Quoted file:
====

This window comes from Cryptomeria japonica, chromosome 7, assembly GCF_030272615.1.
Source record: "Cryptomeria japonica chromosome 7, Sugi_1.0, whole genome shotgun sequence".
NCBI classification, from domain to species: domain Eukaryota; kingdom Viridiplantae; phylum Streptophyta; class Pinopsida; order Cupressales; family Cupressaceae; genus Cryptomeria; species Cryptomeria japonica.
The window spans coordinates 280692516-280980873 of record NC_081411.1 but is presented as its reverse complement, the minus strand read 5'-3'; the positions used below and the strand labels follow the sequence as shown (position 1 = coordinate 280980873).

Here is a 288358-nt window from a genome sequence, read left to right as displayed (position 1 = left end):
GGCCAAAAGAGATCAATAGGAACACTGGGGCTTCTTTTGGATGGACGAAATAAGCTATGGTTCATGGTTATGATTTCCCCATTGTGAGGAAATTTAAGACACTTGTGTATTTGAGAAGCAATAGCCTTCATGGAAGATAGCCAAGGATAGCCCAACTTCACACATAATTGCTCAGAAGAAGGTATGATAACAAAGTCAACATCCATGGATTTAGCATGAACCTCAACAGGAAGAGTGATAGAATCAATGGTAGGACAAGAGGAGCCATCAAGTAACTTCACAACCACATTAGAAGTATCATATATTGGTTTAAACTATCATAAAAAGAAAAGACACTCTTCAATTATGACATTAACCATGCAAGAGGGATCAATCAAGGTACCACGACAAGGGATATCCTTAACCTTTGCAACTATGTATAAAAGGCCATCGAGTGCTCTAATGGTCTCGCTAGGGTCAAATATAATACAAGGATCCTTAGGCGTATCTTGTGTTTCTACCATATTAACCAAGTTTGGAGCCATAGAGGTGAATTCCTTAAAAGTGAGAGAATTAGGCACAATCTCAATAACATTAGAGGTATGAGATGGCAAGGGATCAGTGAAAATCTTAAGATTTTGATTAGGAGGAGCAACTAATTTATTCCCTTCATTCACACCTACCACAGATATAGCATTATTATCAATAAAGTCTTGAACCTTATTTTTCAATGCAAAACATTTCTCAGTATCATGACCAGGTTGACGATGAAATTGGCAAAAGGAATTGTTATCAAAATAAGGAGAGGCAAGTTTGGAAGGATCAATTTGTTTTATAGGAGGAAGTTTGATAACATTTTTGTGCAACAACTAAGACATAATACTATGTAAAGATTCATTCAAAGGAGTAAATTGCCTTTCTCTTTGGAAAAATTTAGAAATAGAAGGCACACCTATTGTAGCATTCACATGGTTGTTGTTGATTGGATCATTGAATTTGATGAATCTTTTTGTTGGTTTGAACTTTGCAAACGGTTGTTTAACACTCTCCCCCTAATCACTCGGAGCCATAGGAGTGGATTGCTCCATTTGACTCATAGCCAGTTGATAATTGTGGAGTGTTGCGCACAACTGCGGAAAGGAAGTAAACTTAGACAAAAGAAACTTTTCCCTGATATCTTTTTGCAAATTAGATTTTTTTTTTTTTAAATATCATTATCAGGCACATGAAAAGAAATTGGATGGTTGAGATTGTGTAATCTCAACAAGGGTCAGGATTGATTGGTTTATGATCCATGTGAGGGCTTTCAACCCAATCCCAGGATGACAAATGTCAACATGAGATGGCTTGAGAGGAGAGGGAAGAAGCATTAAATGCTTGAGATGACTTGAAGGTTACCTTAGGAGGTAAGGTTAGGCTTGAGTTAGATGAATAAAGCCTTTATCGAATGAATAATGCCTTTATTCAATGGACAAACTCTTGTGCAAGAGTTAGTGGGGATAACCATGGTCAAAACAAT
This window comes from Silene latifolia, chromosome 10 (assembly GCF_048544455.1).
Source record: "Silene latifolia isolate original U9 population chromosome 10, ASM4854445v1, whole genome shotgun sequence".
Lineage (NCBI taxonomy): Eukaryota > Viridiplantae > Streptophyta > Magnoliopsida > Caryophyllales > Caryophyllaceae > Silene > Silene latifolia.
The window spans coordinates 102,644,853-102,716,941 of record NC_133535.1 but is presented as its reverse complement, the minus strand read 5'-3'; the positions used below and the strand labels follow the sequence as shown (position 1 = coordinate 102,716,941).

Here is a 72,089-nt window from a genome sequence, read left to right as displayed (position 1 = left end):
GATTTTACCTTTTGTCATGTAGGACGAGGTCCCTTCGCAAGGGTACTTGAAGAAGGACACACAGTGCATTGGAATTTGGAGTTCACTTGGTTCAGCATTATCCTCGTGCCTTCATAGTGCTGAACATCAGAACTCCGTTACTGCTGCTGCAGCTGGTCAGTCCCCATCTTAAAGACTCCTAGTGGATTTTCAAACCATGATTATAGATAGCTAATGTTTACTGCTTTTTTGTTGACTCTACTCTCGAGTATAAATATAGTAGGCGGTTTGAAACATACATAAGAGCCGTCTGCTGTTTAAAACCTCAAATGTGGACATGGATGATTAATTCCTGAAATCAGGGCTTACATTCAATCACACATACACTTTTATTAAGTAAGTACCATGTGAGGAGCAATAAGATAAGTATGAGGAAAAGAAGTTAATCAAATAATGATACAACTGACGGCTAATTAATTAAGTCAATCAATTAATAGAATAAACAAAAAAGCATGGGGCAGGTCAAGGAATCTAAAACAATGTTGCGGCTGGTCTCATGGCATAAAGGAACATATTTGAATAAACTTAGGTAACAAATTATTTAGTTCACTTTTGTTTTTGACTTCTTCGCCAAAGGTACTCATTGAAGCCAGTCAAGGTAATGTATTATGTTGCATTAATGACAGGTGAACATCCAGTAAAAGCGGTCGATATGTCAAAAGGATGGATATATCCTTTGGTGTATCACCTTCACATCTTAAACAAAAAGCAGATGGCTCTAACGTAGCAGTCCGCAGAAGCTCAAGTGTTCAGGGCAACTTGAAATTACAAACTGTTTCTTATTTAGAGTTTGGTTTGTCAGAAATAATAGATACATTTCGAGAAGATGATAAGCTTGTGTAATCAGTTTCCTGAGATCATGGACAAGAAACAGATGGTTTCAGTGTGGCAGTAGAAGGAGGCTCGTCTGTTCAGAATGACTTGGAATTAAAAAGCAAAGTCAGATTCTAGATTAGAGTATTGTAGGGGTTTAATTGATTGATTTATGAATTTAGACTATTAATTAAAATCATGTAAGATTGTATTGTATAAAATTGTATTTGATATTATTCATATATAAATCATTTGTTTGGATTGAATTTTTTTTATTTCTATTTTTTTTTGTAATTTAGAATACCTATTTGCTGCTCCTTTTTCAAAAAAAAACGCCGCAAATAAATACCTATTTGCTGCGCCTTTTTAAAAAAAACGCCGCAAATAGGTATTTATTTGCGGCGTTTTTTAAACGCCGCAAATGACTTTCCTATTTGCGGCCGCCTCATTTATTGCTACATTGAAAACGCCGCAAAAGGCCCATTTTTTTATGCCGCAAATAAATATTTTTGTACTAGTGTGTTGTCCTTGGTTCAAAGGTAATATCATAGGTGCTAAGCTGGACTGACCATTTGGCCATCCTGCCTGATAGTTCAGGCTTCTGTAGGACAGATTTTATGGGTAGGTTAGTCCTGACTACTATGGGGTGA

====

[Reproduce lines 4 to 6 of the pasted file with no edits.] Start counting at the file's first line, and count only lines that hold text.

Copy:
The window spans coordinates 280692516-280980873 of record NC_081411.1 but is presented as its reverse complement, the minus strand read 5'-3'; the positions used below and the strand labels follow the sequence as shown (position 1 = coordinate 280980873).

Here is a 288358-nt window from a genome sequence, read left to right as displayed (position 1 = left end):
GGCCAAAAGAGATCAATAGGAACACTGGGGCTTCTTTTGGATGGACGAAATAAGCTATGGTTCATGGTTATGATTTCCCCATTGTGAGGAAATTTAAGACACTTGTGTATTTGAGAAGCAATAGCCTTCATGGAAGATAGCCAAGGATAGCCCAACTTCACACATAATTGCTCAGAAGAAGGTATGATAACAAAGTCAACATCCATGGATTTAGCATGAACCTCAACAGGAAGAGTGATAGAATCAATGGTAGGACAAGAGGAGCCATCAAGTAACTTCACAACCACATTAGAAGTATCATATATTGGTTTAAACTATCATAAAAAGAAAAGACACTCTTCAATTATGACATTAACCATGCAAGAGGGATCAATCAAGGTACCACGACAAGGGATATCCTTAACCTTTGCAACTATGTATAAAAGGCCATCGAGTGCTCTAATGGTCTCGCTAGGGTCAAATATAATACAAGGATCCTTAGGCGTATCTTGTGTTTCTACCATATTAACCAAGTTTGGAGCCATAGAGGTGAATTCCTTAAAAGTGAGAGAATTAGGCACAATCTCAATAACATTAGAGGTATGAGATGGCAAGGGATCAGTGAAAATCTTAAGATTTTGATTAGGAGGAGCAACTAATTTATTCCCTTCATTCACACCTACCACAGATATAGCATTATTATCAATAAAGTCTTGAACCTTATTTTTCAATGCAAAACATTTCTCAGTATCATGACCAGGTTGACGATGAAATTGGCAAAAGGAATTGTTATCAAAATAAGGAGAGGCAAGTTTGGAAGGATCAATTTGTTTTATAGGAGGAAGTTTGATAACATTTTTGTGCAACAACTAAGACATAATACTATGTAAAGATTCATTCAAAGGAGTAAATTGCCTTTCTCTTTGGAAAAATTTAGAAATAGAAGGCACACCTATTGTAGCATTCACATGGTTGTTGTTGATTGGATCATTGAATTTGATGAATCTTTTTGTTGGTTTGAACTTTGCAAACGGTTGTTTAACACTCTCCCCCTAATCACTCGGAGCCATAGGAGTGGATTGCTCCATTTGACTCATAGCCAGTTGATAATTGTGGAGTGTTGCGCACAACTGCGGAAAGGAAGTAAACTTAGACAAAAGAAACTTTTCCCTGATATCTTTTTGCAAATTAGATTTTTTTTTTTTTAAATATCATTATCAGGCACATGAAAAGAAATTGGATGGTTGAGATTGTGTAATCTCAACAAGGGTCAGGATTGATTGGTTTATGATCCATGTGAGGGCTTTCAACCCAATCCCAGGATGACAAATGTCAACATGAGATGGCTTGAGAGGAGAGGGAAGAAGCATTAAATGCTTGAGATGACTTGAAGGTTACCTTAGGAGGTAAGGTTAGGCTTGAGTTAGATGAATAAAGCCTTTATCGAATGAATAATGCCTTTATTCAATGGACAAACTCTTGTGCAAGAGTTAGTGGGGATAACCATGGTCAAAACAAT